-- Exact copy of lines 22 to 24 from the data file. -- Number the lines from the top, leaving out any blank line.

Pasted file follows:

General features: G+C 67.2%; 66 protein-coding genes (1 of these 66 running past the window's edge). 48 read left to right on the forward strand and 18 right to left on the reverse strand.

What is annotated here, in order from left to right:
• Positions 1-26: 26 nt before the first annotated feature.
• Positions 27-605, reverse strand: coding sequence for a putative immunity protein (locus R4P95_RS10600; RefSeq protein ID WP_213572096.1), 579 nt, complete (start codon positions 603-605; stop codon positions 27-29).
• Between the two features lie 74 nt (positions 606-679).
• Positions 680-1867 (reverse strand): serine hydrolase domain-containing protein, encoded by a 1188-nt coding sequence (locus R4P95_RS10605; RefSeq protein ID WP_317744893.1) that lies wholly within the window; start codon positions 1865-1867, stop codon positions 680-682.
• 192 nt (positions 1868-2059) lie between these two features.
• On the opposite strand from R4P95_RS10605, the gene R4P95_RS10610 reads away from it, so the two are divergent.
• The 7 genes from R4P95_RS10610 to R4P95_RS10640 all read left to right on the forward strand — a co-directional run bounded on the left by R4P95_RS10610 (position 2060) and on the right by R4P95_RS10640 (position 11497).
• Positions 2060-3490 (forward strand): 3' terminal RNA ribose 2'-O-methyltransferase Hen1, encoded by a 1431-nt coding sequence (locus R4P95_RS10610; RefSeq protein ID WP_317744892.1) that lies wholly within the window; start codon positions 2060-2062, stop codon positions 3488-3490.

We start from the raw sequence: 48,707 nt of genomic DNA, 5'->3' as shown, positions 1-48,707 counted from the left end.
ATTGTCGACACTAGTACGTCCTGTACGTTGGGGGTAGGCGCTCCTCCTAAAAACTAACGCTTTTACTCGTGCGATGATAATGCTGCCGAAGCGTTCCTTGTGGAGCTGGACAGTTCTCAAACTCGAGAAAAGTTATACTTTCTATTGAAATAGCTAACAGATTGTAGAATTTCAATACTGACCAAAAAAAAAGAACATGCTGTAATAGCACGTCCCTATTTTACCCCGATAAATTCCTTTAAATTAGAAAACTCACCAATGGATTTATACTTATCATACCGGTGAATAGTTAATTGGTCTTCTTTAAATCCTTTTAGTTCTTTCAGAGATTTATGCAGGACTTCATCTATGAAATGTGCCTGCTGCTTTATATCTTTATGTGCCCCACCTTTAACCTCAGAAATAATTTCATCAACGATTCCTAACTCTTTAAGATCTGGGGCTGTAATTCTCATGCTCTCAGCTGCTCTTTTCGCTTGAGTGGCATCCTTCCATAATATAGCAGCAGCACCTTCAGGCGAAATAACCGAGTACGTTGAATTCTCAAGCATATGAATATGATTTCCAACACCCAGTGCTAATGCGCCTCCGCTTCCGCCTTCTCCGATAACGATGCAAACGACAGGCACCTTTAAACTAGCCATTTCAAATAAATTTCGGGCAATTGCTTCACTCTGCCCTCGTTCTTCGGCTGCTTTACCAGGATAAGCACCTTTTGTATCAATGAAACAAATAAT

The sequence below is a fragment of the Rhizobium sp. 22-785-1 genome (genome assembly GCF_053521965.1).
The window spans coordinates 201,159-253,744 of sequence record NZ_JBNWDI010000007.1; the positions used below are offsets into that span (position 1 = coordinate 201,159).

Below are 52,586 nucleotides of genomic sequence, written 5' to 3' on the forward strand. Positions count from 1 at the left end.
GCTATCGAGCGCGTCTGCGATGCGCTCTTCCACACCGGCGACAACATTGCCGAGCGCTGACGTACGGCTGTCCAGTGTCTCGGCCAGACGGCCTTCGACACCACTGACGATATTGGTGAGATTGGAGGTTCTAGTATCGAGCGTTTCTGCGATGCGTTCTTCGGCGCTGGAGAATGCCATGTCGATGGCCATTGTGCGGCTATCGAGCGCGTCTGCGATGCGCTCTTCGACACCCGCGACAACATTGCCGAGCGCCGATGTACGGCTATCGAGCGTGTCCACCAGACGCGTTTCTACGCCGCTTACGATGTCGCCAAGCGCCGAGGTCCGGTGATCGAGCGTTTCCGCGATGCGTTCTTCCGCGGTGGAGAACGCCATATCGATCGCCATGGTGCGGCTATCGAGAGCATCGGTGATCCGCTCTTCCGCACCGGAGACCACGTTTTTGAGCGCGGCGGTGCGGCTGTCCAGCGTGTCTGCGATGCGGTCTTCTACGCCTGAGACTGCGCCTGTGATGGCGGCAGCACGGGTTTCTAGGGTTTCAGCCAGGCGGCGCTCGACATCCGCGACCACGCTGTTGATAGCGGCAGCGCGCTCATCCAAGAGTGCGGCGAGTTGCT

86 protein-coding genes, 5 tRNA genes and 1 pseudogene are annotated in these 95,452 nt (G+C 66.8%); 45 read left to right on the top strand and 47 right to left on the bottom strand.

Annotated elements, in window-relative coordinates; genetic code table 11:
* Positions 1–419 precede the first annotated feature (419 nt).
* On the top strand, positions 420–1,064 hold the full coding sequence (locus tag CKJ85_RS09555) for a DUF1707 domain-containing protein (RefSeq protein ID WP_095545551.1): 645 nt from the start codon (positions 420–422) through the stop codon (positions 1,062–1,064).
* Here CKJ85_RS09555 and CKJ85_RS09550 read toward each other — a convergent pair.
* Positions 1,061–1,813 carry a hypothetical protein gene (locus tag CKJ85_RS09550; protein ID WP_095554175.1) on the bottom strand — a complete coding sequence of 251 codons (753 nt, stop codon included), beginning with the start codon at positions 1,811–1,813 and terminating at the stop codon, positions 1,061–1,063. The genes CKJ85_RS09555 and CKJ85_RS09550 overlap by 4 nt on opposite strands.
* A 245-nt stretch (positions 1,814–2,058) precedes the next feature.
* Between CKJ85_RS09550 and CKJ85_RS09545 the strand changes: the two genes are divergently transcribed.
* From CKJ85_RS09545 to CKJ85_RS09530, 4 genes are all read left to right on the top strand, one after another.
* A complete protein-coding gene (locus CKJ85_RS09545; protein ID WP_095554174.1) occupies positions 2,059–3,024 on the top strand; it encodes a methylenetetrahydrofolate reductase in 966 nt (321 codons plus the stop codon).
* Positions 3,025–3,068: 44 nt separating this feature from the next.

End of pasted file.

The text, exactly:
* Positions 1,061–1,813 carry a hypothetical protein gene (locus tag CKJ85_RS09550; protein ID WP_095554175.1) on the bottom strand — a complete coding sequence of 251 codons (753 nt, stop codon included), beginning with the start codon at positions 1,811–1,813 and terminating at the stop codon, positions 1,061–1,063. The genes CKJ85_RS09555 and CKJ85_RS09550 overlap by 4 nt on opposite strands.
* A 245-nt stretch (positions 1,814–2,058) precedes the next feature.
* Between CKJ85_RS09550 and CKJ85_RS09545 the strand changes: the two genes are divergently transcribed.